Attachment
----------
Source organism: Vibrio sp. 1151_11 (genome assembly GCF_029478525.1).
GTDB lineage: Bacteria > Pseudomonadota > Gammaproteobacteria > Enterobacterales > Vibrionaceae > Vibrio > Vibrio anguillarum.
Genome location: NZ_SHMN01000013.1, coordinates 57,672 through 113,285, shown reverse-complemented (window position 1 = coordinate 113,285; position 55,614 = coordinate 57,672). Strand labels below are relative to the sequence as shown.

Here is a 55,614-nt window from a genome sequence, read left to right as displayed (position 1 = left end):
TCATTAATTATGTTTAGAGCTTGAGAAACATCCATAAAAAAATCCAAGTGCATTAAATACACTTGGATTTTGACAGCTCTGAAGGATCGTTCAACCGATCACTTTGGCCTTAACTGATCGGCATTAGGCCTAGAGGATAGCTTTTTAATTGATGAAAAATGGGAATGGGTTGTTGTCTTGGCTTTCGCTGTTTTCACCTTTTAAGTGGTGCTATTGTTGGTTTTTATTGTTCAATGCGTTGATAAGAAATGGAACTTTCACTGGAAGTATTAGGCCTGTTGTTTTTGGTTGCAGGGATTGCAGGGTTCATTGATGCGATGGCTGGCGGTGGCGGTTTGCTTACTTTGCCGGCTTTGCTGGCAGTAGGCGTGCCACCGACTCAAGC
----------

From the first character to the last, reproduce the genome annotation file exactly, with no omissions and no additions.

Source organism: Vibrio sp. 1151_11 (genome assembly GCF_029478525.1).
GTDB lineage: Bacteria > Pseudomonadota > Gammaproteobacteria > Enterobacterales > Vibrionaceae > Vibrio > Vibrio anguillarum.
Genome location: NZ_SHMN01000013.1, coordinates 57,672 through 113,285, shown reverse-complemented (window position 1 = coordinate 113,285; position 55,614 = coordinate 57,672). Strand labels below are relative to the sequence as shown.

Here is a 55,614-nt window from a genome sequence, read left to right as displayed (position 1 = left end):
TCATTAATTATGTTTAGAGCTTGAGAAACATCCATAAAAAAATCCAAGTGCATTAAATACACTTGGATTTTGACAGCTCTGAAGGATCGTTCAACCGATCACTTTGGCCTTAACTGATCGGCATTAGGCCTAGAGGATAGCTTTTTAATTGATGAAAAATGGGAATGGGTTGTTGTCTTGGCTTTCGCTGTTTTCACCTTTTAAGTGGTGCTATTGTTGGTTTTTATTGTTCAATGCGTTGATAAGAAATGGAACTTTCACTGGAAGTATTAGGCCTGTTGTTTTTGGTTGCAGGGATTGCAGGGTTCATTGATGCGATGGCTGGCGGTGGCGGTTTGCTTACTTTGCCGGCTTTGCTGGCAGTAGGCGTGCCACCGACTCAAGC